Highlighting: Part 1

Highlighting found a solid foothold in the beauty industry years ago and has since then become an essential step in any makeup routine.

For those new to the concept, highlighting can be daunting but if correctly approached and executed it is something that can make all the difference.  But what is highlighting?

Typically one would apply a product with luminous properties to areas of the face that light would naturally highlight or where more attention would want to be attracted. These areas are: the top of the cheekbones, below the arch of the eyebrow, the undereye area, the cupids bow, the nose, chin and centre of the forehead. However, all of these areas do not need to be highlighted. The effect one desires will determine where one highlights and the products one uses. Highlighting can also be done with matte products to intentionally bring highlights and shadows to the face without the noticeability a shimmery highlighter can give.

 

Picking your Products

Powder highlighters are probably the most commonly used. The naturalness depends on the fineness of the powder and if the product contains glitter or not. Typically highlighters that don’t contain glitter flecks are recommended as they avoid creating an association with arts and crafts – basically, it’ll look like you poured glitter on your face. Finely milled highlighters are multifaceted as when one constructs a natural look little product can be applied. Still, the powder can be built up to be very noticeable without the dreaded fear of looking cakey.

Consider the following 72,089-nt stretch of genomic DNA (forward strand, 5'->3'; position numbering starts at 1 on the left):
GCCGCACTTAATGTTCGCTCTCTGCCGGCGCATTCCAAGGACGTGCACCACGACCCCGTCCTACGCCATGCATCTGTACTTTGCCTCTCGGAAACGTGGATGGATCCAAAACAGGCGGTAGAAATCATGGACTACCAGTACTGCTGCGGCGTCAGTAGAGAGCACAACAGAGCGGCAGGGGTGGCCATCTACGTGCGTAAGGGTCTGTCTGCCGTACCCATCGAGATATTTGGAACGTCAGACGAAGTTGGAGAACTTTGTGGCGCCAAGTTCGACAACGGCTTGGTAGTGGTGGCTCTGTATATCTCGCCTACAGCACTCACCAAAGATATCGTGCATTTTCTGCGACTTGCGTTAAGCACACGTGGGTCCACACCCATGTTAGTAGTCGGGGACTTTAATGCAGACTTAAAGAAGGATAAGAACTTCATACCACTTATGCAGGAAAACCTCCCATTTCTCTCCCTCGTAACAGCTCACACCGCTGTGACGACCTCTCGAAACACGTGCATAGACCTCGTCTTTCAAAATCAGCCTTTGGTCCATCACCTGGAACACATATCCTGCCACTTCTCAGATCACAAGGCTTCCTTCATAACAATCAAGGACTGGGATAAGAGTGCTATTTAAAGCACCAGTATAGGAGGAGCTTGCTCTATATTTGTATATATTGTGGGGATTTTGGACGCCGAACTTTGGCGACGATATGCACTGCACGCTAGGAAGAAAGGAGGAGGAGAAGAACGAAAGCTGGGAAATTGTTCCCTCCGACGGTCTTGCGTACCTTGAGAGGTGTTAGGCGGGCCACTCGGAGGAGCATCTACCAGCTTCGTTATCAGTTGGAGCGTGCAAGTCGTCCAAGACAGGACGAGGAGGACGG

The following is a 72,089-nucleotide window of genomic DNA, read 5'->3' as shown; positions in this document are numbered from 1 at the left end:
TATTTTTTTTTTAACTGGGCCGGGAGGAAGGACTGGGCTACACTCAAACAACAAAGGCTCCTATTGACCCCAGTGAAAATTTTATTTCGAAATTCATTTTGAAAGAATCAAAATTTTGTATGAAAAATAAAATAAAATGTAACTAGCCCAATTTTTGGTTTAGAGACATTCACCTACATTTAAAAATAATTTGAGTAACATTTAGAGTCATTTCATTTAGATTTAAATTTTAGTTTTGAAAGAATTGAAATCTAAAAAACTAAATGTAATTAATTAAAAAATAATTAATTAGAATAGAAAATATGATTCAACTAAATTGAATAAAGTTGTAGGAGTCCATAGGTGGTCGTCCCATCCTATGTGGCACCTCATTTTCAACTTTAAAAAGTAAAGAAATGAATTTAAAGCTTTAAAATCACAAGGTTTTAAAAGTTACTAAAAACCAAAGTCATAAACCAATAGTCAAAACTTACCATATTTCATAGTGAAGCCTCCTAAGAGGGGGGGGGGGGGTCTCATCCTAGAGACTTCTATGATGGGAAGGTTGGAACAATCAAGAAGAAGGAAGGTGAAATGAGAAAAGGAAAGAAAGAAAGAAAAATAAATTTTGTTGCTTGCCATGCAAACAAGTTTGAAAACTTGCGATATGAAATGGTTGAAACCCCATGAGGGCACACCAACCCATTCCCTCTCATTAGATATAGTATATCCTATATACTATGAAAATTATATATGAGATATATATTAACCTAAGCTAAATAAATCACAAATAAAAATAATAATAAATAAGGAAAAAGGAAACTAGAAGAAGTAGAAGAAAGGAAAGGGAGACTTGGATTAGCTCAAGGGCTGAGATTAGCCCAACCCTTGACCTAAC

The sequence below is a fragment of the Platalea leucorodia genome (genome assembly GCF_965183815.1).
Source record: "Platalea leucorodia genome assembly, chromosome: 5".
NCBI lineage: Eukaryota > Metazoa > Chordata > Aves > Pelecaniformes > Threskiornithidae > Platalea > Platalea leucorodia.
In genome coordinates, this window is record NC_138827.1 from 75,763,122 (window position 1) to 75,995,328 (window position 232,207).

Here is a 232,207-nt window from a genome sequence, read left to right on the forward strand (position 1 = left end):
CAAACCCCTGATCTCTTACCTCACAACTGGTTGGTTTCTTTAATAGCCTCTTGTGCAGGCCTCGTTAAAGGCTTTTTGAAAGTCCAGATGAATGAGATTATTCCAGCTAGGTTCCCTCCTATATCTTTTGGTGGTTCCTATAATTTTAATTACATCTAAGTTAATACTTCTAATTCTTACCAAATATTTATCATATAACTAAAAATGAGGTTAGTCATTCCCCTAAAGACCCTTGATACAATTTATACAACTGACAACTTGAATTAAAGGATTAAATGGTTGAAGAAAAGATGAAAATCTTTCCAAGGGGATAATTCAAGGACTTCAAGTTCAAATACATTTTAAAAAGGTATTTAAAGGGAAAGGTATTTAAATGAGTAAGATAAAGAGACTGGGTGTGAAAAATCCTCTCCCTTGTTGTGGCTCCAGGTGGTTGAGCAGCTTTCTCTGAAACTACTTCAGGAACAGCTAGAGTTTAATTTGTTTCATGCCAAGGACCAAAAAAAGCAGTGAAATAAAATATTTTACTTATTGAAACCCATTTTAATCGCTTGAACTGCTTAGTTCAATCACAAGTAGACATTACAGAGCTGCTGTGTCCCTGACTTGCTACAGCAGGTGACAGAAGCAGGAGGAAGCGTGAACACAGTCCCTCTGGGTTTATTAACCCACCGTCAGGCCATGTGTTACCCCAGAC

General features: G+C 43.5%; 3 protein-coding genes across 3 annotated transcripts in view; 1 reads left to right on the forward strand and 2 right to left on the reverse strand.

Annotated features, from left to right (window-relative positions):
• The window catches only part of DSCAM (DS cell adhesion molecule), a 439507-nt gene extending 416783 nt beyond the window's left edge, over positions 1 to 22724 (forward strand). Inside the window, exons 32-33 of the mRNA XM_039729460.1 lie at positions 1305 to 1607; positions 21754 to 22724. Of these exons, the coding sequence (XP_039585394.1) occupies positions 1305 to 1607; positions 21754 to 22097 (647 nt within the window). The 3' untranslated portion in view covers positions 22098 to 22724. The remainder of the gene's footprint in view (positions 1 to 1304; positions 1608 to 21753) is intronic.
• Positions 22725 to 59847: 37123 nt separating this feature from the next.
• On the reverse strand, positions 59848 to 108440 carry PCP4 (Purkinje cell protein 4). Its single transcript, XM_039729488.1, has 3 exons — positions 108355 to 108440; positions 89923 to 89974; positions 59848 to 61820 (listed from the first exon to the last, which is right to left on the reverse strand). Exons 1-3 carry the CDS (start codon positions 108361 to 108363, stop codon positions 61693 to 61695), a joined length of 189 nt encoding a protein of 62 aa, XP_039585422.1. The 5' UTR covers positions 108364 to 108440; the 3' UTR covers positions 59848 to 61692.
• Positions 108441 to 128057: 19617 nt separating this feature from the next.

Liquid highlighters are also very popular and are the most versatile, in my opinion, as they can be applied under foundation, mixed into foundation or on top of foundation to create different looks. It would also be advisable to avoid glitter in liquid highlighters as if it is mixed into sheer coverage foundations the glitter flecks are strikingly visible. The process of mixing highlighter into foundation produces a dewy or youthful glow that is favoured by the beauty community. If one decides to apply the highlighter as one would apply a primer this also gives a desirable effect. A matte full coverage foundation can be used with a highlighter as a primer – which gives a subtle glow with the assurance of not looking oily if one does have an oily complexion. However, shimmery primers give a glowing appearance as well as having beneficial priming properties – which I think is the better option.

Gel and Cream highlighters are the most natural appearing highlighters as they almost ‘melt’ into the skin and don’t allude to having applied anything on the skin – keeping in mind that an overzealous amount is not applied.

 Setting powders are known to be matte and most commonly used for prolonging the longevity of one’s makeup but a beautiful technique is to use a luminous setting powder to set the undereye area or to use it on the whole face – this is not recommended to people with oily skin but can maybe to done if the correct primer, foundation and concealers are used. A prime example of this is Lancome’s Absolute Powder.

 

 

 

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